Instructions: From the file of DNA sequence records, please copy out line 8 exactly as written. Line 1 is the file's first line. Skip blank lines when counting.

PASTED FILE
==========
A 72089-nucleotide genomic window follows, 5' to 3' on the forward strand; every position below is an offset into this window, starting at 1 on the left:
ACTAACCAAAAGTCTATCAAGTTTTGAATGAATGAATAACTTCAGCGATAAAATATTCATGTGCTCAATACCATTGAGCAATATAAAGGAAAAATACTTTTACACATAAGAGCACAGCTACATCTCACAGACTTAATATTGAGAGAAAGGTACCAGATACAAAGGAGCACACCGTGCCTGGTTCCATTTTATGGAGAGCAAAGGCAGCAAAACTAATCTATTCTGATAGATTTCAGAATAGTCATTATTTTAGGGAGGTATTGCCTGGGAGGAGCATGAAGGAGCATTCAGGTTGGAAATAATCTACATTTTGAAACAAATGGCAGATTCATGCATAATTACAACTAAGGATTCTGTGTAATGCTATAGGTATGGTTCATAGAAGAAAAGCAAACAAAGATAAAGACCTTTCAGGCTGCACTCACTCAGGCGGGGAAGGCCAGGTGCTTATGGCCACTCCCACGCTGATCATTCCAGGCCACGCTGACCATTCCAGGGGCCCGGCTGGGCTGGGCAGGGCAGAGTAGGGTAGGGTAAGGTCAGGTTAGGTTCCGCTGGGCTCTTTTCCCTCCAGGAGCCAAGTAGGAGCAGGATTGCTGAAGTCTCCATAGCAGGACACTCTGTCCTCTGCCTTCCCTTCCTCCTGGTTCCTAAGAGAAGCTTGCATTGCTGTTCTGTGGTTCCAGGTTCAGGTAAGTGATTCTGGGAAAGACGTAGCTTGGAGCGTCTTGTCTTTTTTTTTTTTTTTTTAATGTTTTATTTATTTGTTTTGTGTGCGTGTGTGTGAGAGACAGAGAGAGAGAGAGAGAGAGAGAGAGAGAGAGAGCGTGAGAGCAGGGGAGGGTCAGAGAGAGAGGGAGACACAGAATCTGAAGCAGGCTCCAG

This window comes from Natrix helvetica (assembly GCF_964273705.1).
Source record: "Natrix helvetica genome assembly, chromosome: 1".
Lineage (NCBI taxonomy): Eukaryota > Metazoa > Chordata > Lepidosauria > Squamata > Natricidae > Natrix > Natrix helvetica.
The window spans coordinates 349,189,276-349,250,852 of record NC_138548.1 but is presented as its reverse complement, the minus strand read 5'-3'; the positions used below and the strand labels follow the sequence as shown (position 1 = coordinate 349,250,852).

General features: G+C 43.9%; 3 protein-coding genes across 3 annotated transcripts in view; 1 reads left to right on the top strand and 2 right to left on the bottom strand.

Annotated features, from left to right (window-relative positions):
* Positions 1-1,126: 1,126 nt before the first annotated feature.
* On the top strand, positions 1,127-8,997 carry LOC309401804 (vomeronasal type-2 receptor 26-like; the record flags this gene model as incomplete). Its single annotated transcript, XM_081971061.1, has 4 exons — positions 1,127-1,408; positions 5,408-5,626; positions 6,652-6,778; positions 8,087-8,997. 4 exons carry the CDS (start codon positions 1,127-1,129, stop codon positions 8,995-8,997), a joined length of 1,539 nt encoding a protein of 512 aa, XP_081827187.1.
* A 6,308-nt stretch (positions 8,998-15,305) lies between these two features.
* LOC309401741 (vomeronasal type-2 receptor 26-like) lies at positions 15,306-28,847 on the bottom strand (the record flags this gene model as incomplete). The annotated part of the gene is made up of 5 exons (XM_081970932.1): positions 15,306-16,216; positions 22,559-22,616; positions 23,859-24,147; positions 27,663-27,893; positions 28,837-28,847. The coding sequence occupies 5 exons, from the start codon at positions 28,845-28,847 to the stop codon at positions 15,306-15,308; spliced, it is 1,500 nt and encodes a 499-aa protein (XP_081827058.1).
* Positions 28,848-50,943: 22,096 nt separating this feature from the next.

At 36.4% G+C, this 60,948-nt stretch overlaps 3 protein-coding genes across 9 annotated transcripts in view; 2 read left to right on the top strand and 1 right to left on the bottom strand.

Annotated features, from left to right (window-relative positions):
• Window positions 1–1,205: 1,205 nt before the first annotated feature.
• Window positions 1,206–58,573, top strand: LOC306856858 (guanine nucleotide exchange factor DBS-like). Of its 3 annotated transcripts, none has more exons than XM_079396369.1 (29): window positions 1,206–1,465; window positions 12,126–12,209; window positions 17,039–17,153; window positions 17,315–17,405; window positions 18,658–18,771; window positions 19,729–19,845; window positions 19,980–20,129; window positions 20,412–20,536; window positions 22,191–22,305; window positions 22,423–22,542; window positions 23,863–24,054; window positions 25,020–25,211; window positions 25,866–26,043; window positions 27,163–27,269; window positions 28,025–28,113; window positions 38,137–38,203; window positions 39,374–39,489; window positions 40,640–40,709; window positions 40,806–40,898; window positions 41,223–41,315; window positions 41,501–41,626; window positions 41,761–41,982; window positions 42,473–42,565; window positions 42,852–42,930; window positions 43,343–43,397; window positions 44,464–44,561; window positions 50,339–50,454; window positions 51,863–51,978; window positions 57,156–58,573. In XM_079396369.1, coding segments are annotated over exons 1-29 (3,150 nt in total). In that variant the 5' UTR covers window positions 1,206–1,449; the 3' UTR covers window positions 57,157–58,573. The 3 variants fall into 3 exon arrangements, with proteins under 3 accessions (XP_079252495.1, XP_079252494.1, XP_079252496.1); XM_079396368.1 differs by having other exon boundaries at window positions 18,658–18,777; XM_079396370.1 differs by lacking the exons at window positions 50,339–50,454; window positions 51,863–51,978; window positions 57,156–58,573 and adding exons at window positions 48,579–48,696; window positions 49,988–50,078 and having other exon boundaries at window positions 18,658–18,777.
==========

Annotated features, from left to right (window-relative positions):